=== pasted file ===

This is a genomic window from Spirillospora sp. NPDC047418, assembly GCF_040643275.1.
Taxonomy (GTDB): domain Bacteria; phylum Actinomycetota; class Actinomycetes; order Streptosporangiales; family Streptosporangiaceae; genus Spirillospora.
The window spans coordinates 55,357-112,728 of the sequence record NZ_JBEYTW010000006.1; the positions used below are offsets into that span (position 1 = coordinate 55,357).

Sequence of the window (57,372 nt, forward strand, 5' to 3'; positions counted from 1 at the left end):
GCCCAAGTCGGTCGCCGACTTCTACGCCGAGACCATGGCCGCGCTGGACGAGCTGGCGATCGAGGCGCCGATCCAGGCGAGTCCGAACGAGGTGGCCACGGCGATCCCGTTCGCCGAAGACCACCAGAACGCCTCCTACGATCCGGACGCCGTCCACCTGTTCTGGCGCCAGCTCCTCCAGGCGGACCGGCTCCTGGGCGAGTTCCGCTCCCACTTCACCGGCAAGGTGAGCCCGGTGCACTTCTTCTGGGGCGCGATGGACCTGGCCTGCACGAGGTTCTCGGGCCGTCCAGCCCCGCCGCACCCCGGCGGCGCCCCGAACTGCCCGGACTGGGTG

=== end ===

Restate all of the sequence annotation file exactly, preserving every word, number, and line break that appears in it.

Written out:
This is a genomic window from Spirillospora sp. NPDC047418, assembly GCF_040643275.1.
Taxonomy (GTDB): domain Bacteria; phylum Actinomycetota; class Actinomycetes; order Streptosporangiales; family Streptosporangiaceae; genus Spirillospora.
The window spans coordinates 55,357-112,728 of the sequence record NZ_JBEYTW010000006.1; the positions used below are offsets into that span (position 1 = coordinate 55,357).

Sequence of the window (57,372 nt, forward strand, 5' to 3'; positions counted from 1 at the left end):
GCCCAAGTCGGTCGCCGACTTCTACGCCGAGACCATGGCCGCGCTGGACGAGCTGGCGATCGAGGCGCCGATCCAGGCGAGTCCGAACGAGGTGGCCACGGCGATCCCGTTCGCCGAAGACCACCAGAACGCCTCCTACGATCCGGACGCCGTCCACCTGTTCTGGCGCCAGCTCCTCCAGGCGGACCGGCTCCTGGGCGAGTTCCGCTCCCACTTCACCGGCAAGGTGAGCCCGGTGCACTTCTTCTGGGGCGCGATGGACCTGGCCTGCACGAGGTTCTCGGGCCGTCCAGCCCCGCCGCACCCCGGCGGCGCCCCGAACTGCCCGGACTGGGTG